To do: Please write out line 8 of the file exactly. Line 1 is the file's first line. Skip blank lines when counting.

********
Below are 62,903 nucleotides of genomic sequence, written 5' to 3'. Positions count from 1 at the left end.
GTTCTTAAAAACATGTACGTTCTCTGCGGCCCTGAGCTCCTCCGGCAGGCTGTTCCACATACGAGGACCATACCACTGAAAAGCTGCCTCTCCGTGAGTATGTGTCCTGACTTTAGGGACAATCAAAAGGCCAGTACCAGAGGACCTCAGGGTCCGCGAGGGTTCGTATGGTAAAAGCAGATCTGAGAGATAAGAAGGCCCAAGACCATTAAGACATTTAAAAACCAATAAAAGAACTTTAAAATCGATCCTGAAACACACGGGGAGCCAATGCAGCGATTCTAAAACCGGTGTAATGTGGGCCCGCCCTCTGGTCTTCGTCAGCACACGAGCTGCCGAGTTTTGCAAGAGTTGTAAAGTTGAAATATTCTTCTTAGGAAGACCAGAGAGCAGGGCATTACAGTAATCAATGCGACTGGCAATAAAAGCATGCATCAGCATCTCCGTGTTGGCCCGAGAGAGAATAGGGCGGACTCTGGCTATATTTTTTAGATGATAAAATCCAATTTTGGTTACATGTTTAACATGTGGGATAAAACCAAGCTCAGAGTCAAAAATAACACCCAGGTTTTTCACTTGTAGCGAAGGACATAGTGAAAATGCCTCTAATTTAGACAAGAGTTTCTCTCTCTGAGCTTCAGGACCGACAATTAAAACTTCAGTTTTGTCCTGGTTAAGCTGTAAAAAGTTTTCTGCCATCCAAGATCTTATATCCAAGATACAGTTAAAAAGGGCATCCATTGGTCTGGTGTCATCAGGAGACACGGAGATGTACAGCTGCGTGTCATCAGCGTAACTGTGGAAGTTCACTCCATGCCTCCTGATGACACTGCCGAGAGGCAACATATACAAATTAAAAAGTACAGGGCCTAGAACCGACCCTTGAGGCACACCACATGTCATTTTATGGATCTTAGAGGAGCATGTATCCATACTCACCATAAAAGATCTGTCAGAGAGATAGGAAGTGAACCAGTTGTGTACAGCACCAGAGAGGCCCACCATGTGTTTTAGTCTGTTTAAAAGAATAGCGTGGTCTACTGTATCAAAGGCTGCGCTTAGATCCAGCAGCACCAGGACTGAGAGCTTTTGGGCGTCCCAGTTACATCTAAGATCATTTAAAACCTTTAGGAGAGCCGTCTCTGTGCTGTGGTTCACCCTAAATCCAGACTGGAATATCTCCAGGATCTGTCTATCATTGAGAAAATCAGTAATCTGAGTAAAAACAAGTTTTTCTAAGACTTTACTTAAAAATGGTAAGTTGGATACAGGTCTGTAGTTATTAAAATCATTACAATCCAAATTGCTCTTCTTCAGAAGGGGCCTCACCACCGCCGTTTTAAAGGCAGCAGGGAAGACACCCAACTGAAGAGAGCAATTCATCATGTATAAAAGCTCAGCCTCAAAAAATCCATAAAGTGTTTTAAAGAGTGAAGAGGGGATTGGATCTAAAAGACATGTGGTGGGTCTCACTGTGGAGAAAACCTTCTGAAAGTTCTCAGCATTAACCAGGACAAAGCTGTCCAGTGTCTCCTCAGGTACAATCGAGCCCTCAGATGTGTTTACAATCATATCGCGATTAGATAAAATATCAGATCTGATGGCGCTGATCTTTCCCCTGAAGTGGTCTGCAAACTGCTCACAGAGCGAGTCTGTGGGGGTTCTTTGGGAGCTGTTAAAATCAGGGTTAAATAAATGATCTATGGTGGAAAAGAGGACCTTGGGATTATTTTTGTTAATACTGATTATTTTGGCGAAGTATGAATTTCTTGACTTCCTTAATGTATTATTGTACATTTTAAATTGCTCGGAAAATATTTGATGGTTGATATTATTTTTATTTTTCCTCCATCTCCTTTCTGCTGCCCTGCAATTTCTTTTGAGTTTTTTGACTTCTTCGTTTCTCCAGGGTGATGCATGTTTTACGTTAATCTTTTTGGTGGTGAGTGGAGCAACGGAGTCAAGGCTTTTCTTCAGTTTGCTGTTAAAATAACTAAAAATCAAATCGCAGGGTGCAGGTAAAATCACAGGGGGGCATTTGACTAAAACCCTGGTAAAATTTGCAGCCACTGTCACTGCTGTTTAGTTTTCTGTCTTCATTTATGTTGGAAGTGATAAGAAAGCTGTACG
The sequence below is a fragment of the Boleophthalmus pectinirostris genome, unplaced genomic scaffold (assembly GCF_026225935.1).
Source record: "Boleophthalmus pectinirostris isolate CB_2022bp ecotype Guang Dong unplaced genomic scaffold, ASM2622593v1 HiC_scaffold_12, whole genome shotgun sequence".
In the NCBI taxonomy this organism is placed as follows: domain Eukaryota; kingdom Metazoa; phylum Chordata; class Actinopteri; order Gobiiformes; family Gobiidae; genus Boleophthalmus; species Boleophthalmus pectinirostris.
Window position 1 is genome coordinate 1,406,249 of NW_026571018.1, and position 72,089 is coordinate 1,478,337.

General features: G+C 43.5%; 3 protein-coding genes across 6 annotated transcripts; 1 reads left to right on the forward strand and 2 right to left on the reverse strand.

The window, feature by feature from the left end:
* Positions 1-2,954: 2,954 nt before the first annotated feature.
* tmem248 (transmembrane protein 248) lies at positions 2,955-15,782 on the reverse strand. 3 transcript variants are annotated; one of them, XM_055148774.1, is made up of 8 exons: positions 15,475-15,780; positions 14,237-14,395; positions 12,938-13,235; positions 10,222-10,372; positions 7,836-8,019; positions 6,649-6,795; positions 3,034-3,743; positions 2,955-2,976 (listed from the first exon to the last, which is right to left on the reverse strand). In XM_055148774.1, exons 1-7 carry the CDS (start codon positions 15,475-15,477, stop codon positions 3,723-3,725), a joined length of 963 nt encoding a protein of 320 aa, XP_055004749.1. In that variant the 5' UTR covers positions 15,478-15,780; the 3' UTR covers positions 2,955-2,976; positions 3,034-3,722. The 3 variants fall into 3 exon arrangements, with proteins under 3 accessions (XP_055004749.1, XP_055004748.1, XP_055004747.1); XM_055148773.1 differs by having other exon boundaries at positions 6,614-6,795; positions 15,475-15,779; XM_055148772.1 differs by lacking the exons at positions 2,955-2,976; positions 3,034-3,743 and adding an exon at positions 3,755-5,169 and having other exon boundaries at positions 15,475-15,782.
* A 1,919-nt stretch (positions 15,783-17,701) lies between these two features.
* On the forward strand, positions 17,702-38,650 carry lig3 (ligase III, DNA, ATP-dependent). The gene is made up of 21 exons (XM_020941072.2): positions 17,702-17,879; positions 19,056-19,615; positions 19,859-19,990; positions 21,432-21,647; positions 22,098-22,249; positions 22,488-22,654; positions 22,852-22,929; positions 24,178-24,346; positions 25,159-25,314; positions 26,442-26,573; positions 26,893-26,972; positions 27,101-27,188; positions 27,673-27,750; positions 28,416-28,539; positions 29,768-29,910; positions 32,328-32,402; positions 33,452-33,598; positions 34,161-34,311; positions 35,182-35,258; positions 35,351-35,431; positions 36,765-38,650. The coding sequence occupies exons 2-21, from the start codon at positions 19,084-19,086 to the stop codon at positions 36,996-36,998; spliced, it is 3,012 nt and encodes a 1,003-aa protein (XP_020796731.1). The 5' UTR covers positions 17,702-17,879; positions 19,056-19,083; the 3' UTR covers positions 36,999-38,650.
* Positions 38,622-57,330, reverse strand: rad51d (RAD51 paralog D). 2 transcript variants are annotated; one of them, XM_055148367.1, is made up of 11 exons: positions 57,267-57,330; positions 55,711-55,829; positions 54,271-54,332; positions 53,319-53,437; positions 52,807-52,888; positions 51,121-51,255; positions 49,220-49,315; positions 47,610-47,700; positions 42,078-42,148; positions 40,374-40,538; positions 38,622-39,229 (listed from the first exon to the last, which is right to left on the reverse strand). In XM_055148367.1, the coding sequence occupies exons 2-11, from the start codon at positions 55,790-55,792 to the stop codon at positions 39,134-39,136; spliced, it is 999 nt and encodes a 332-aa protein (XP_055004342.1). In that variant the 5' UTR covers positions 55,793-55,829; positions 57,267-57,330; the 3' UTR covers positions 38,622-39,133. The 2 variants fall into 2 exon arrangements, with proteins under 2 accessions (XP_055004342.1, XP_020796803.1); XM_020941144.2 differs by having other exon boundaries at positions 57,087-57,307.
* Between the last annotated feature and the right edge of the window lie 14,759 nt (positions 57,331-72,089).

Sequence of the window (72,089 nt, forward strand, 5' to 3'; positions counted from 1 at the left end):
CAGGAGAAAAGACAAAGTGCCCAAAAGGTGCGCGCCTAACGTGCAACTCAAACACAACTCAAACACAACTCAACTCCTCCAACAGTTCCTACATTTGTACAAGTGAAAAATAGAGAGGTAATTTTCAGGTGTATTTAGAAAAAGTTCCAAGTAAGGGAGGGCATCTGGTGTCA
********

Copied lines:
The window, feature by feature from the left end: